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Mean Time Between Failure (MTBF) and Power BI


Mean Time Between Failure (MTBF) is a common term and concept used in equipment and plant maintenance contexts. In addition, MTBF is an important consideration in the development of products. MTBF, along with other maintenance, repair and reliability information, can be extremely valuable to organizations to help identify problematic systems, predict system outages, improve product designs and improve overall operational efficiency and effectiveness. As such, it would be beneficial to understand how to implement this metric within Power BI.


MTBF is essentially the arithmetic mean time between failures of a system. Now, the definition of a failure will depend greatly on the circumstance in which this metric is applied but in general, failures that do not take the system out of service are generally not considered failures. In addition, routine maintenance tasks that are scheduled are also generally not considered failures.

The below image from this Wikipedia Page probably does about as good a job as anything in depicting MTBF.




In formal math language, MTBF is defined as:




Let's Build It!

OK, enough history and background, let's build this puppy!


Step 1: Prepare Your Data

So, I generated some fake data that you can download here. The data has a little over 4,000 rows and represents 3 years of repair data for about a dozen "machines". This data is pretty bare bones but has the essential elements that we will need to demonstrate the technique. Each row represents a single repair. Here is what the data looks like:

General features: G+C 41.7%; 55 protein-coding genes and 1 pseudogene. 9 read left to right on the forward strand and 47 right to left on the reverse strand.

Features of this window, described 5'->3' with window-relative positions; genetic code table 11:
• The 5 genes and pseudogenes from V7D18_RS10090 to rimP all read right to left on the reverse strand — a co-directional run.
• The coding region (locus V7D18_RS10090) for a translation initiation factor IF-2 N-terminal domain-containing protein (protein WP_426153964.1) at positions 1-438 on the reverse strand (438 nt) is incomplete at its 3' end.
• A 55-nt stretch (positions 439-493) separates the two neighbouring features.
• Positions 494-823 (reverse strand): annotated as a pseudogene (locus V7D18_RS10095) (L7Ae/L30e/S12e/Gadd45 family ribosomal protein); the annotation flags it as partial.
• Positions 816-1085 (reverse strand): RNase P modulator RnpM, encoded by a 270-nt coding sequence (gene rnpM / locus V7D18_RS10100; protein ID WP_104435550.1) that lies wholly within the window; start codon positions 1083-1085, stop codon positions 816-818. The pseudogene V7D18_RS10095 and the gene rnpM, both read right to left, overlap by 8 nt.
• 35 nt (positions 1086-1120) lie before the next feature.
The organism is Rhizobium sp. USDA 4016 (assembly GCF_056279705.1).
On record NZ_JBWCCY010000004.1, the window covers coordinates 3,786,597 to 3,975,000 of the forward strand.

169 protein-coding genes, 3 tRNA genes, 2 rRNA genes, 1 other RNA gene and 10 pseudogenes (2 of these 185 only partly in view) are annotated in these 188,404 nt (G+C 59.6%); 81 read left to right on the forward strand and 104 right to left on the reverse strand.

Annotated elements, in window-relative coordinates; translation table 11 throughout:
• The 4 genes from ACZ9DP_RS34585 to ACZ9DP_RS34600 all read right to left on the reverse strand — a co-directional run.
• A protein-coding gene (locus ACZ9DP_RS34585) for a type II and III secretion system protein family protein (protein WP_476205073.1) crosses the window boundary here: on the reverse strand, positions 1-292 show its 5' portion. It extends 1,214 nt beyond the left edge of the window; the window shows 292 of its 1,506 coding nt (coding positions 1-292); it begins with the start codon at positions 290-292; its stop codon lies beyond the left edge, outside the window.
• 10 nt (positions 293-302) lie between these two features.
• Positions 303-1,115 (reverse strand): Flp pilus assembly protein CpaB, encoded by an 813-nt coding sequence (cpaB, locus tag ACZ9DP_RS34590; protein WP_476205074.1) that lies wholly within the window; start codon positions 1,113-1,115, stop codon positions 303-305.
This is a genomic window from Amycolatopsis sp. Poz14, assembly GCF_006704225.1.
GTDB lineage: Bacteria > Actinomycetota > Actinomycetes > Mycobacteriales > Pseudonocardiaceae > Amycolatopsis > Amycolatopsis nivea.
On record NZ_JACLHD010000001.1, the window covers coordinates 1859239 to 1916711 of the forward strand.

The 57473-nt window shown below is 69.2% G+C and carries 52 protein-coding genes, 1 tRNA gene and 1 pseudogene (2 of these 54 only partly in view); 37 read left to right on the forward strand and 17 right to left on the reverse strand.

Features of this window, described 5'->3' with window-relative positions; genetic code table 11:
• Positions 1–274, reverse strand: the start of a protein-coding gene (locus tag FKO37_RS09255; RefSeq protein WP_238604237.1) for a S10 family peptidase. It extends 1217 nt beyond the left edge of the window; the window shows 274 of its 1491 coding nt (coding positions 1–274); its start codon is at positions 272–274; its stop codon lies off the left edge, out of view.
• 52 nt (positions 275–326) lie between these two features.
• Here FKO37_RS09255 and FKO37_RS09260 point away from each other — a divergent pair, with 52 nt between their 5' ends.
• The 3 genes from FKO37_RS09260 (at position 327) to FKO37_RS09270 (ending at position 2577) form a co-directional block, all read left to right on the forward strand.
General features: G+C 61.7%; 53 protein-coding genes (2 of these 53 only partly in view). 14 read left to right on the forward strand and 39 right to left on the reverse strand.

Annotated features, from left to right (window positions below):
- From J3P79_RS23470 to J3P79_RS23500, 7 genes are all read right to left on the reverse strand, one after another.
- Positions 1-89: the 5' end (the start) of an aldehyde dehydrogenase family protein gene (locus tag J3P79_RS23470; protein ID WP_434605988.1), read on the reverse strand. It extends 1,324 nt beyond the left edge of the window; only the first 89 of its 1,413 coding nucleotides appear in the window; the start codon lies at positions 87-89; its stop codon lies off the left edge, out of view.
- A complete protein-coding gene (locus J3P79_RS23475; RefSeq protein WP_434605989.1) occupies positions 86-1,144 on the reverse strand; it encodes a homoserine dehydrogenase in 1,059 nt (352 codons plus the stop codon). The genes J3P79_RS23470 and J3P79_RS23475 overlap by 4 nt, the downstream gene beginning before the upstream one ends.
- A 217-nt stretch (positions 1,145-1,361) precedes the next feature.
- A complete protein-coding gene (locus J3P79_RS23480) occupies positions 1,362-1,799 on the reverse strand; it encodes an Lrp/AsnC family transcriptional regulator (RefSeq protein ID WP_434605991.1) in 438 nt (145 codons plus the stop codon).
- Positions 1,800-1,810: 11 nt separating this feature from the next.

So, we essentially have an identifier for the machine, when the repair started, when the repair ended, the type of repair (a repair or preventative maintenance (PM)) and the cause of the repair.


Step 2: Load into Power BI and Create Calculated Fields

This next step is easy, just fire up Power BI Desktop and from the Home tab of the ribbon, choose Get Data | Excel. Point to the data file you just downloaded (above) and choose either the Sheet (MTBF) or the Table (MTBF1) displayed in the navigation and choose Load.


Next, we are going to create two calculated columns. The first one is how long the repair took to complete. The formula for this is:

Repair Hours = DATEDIFF(Repairs[RepairStarted], Repairs[RepairCompleted],SECOND)/3600

Once you create this column, on the Modeling tab of the ribbon, make sure that the Data type is set to Decimal Number and that you specify at least 2 decimal places.


Obviously, all we are doing is subtracting the time the repair started from the time the repair completed so that we end up with how long the repair took to complete. Perhaps less obvious is the reason we specified SECOND instead of HOUR in our DATEDIFF function even though we want this metric in hours and thus the division by 3600 seconds/hour. The reason is that if we had specified HOUR, then DATEDIFF would have truncated the calculation to whole hours and we would have lost fractions of an hour.


The second calculated column is a bit more complex:


Uptime =

VAR next = MINX(FILTER(Repairs,

                       Repairs[MachineName]=EARLIER(Repairs[MachineName]) &&

                       Repairs[RepairStarted]>EARLIER(Repairs[RepairStarted]) &&